In the large ACTIVE study, a randomized trial of 7554 patients with atrial fibrillation and 1 to 2 stroke risk factors, clopidogrel at 75mg per day and acetylsalicylic acid 75mg to 100mg per day was compared to acetylsalicylic acid alone (75mg to 100mg per day) in patients who were not candidates for warfarin therapy based upon physician and patient preference.35 After a period of 3.6years, clopidogrel plus acetylsalicylic acid significantly reduced the rate of the combined endpoint of first occurrence of stroke, non-central nervous system systemic embolism, myocardial infarction, and vascular death, with a relative risk of 0.89 (0.81 – 0.98), and this was primarily driven by a 28% relative risk reduction in stroke. This benefit came at a price of a 50% increase in major bleeding. This trial suggests nonetheless that dual antiplatelet therapy is an alternative in patients who cannot take warfarin, but the bleeding risks are similar to those of oral anticoagulants.

Adjusted Dose Warfarin Compared to Antiplatelet Therapy

In a meta-analysis of 29 randomized clinical trials including 28000 patients with non-valvular atrial fibrillation, warfarin therapy led to a 64% relative risk reduction in stroke (95% CI, 49% to 74%) compared with placebo or antiplatelet agents. Also importantly, warfarin was associated with a relative 26% reduction in all cause mortality (95% CI, 3% to 34%).33

There are a number of factors related to the randomized controlled trials that may affect generalization to the wider realm of clinical practice. The effects of warfarin may have been exaggerated by an “entry bias” limiting patients at higher risk of bleeding, the participation of expert centers, open label trials, and limited background therapy (thus inflating event rates). On the other hand, other factors may have diminished the warfarin effect in regard to clinical practice in that many patients were warfarin-naïve, some of the studies antedated the INR era and utilized variable prothrombin time ratios, and aggressive modification of risk factors could have reduced vascular events.

Adjusted Dose Warfarin Versus Acetylsalicylic Acid and Clopidogrel

The ACTIVE W trial included 6706 patients randomly assigned to a vitamin K antagonist (INR target, 2.0-3.0) or acetylsalicylic acid (75mg to 100mg per day), and clopidogrel 75mg daily.36 The trial was prematurely terminated because warfarin anticoagulation was clearly superior in terms of the primary endpoint, which was driven by stroke. Overall rates of bleeding with dual antiplatelet therapy were also higher. Of interest is a subsequent post hoc analysis from this trial which demonstrated that the benefit from oral anticoagulants was confined to those patients with a time in the therapeutic range (TTR) of 65% or greater, of whom the risk of primary event on acetylsalicylic acid and clopidogrel was more than doubled in comparison to warfarin.37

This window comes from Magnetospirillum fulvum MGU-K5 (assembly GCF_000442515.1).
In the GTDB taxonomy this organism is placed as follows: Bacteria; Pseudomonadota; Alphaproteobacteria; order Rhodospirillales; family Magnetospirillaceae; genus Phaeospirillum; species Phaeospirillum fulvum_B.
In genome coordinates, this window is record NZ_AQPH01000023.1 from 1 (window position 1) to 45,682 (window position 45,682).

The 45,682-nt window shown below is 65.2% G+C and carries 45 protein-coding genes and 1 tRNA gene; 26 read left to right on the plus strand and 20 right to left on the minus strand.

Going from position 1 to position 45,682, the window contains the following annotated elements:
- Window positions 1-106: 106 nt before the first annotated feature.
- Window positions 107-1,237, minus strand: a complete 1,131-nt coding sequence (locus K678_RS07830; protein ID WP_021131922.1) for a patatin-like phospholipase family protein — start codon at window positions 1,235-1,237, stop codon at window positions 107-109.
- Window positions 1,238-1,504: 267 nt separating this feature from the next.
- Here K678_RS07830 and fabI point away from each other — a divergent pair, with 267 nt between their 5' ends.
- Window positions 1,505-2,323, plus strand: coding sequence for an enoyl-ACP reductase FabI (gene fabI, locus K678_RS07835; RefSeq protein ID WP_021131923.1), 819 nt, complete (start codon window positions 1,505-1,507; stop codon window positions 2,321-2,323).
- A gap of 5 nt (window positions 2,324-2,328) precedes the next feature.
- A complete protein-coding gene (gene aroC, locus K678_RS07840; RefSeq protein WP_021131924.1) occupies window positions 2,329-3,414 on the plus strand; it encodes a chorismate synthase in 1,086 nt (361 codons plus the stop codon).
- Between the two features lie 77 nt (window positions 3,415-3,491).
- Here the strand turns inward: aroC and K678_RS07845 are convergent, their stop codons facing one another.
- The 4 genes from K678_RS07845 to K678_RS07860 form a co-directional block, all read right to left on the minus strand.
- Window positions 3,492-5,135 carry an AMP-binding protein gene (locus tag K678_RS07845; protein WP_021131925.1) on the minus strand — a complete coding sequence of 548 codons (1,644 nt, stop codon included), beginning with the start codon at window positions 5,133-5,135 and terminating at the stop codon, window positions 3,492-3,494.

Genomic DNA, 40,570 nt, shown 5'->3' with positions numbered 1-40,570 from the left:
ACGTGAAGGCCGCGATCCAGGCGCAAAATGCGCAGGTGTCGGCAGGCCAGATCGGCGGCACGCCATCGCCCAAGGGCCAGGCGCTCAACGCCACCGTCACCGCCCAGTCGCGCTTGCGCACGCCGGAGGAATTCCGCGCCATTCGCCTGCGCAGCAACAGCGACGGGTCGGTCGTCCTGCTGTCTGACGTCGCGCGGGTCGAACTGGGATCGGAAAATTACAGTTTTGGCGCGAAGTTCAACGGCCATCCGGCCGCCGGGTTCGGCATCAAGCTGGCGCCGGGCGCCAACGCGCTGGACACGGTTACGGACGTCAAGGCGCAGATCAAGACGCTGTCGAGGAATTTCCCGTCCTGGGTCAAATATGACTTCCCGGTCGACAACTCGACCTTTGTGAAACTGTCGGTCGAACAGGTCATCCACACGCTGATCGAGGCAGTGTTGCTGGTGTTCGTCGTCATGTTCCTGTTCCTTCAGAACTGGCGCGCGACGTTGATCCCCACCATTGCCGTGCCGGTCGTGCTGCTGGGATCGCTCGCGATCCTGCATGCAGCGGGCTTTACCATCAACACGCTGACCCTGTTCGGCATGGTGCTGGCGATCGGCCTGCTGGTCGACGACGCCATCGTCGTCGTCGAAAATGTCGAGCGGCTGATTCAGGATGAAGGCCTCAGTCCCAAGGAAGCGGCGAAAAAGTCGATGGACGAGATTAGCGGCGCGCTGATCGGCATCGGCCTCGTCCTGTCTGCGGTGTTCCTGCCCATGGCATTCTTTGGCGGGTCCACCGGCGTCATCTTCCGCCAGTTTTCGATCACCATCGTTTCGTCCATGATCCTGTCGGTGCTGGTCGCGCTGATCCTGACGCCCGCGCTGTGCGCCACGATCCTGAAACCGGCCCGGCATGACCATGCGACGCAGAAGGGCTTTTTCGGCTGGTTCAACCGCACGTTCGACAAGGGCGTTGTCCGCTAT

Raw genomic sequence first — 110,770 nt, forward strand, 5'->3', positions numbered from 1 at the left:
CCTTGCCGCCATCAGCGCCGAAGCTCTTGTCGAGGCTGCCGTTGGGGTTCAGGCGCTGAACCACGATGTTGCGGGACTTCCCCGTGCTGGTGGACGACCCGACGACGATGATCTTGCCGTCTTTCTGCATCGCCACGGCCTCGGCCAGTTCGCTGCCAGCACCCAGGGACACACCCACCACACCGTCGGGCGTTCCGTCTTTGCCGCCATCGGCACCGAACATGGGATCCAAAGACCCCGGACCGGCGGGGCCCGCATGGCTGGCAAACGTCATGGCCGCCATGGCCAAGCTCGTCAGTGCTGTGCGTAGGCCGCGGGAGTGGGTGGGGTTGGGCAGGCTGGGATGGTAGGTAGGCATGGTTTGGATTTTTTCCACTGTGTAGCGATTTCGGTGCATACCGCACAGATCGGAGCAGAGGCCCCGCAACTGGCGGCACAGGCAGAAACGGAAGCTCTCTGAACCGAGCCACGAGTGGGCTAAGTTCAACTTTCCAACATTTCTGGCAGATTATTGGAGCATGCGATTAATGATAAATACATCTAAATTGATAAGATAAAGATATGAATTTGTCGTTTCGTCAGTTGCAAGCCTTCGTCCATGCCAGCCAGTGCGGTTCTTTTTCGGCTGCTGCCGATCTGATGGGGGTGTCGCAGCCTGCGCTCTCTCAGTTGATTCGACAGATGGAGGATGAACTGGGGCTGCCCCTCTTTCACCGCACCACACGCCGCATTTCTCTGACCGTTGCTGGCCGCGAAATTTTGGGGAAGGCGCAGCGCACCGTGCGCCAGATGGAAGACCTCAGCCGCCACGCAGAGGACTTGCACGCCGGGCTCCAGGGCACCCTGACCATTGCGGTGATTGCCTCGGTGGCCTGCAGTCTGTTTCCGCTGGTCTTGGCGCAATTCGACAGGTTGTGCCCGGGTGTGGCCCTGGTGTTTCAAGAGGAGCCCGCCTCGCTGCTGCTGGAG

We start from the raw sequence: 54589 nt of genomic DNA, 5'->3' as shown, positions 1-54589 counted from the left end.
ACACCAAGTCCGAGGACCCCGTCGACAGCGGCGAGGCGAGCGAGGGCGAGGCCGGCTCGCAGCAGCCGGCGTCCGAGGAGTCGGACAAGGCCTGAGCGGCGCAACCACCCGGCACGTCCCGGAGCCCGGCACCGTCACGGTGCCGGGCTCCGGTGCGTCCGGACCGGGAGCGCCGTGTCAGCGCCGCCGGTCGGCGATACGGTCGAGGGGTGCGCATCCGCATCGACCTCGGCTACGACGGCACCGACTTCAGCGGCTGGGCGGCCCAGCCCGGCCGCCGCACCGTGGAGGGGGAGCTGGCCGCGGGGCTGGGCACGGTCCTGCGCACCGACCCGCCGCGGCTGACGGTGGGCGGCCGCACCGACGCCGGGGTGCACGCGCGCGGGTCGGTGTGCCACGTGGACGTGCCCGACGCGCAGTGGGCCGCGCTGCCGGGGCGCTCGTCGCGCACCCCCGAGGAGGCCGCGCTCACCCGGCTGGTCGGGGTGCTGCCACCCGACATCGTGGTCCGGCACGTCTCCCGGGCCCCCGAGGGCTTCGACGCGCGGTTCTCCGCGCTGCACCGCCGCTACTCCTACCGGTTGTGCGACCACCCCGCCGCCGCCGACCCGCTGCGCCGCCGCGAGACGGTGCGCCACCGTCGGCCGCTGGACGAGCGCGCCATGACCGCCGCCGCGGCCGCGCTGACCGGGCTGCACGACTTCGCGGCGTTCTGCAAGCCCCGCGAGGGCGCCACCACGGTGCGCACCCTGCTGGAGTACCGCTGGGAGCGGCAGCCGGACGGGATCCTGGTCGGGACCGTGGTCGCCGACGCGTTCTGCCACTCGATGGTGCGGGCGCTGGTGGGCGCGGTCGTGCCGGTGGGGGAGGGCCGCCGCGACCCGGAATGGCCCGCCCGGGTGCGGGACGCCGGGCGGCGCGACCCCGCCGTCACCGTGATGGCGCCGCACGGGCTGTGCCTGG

Low Dose Acetylsalicylic Acid and Warfarin

The “SPAF III” trial of 1044 patients unequivocally demonstrated that low dose warfarin (1.25mg per day or a target INR between 1.2 and 1.5) in combination with 300mg acetylsalicylic acid per day is clearly inferior to adjusted dose warfarin in terms of morbidity and mortality.38

Limitations of vitamin K antagonists

The limitations of vitamin K antagonists are well known, including a narrow therapeutic range, slow “onset and offset” of action (Figure 3), numerous food and drug interactions, the impact of concurrent illnesses in pharmacokinetics and pharmacodynamics, and the influence of genetic variability on clearance.39 The need for constant and frequent monitoring for anticoagulant effect and frequent dose adjustments introduces an element of inconvenience.

Figure 3. Illustrates the narrow therapeutic window of vitamin K antagonists with an increased risk of stroke when the INR falls below 2 and increased risk of bleeding with INR > 3-3.5. INR: international normalized ratio.